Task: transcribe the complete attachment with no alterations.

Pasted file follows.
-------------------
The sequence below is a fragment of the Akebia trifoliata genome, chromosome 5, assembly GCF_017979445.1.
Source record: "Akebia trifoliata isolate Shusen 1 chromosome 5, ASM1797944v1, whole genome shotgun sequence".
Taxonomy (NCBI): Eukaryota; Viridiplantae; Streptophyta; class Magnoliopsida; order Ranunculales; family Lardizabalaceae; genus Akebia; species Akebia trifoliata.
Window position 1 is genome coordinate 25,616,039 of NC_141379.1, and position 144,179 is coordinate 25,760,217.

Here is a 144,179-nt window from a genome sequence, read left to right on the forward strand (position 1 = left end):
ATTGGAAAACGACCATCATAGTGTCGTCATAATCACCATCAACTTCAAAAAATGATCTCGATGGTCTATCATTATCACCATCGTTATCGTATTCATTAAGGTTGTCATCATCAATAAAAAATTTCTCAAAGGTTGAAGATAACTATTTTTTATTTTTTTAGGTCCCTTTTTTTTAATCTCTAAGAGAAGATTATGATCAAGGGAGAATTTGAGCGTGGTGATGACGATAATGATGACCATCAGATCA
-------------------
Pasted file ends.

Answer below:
The sequence below is a fragment of the Akebia trifoliata genome, chromosome 5, assembly GCF_017979445.1.
Source record: "Akebia trifoliata isolate Shusen 1 chromosome 5, ASM1797944v1, whole genome shotgun sequence".
Taxonomy (NCBI): Eukaryota; Viridiplantae; Streptophyta; class Magnoliopsida; order Ranunculales; family Lardizabalaceae; genus Akebia; species Akebia trifoliata.
Window position 1 is genome coordinate 25,616,039 of NC_141379.1, and position 144,179 is coordinate 25,760,217.

Here is a 144,179-nt window from a genome sequence, read left to right on the forward strand (position 1 = left end):
ATTGGAAAACGACCATCATAGTGTCGTCATAATCACCATCAACTTCAAAAAATGATCTCGATGGTCTATCATTATCACCATCGTTATCGTATTCATTAAGGTTGTCATCATCAATAAAAAATTTCTCAAAGGTTGAAGATAACTATTTTTTATTTTTTTAGGTCCCTTTTTTTTAATCTCTAAGAGAAGATTATGATCAAGGGAGAATTTGAGCGTGGTGATGACGATAATGATGACCATCAGATCA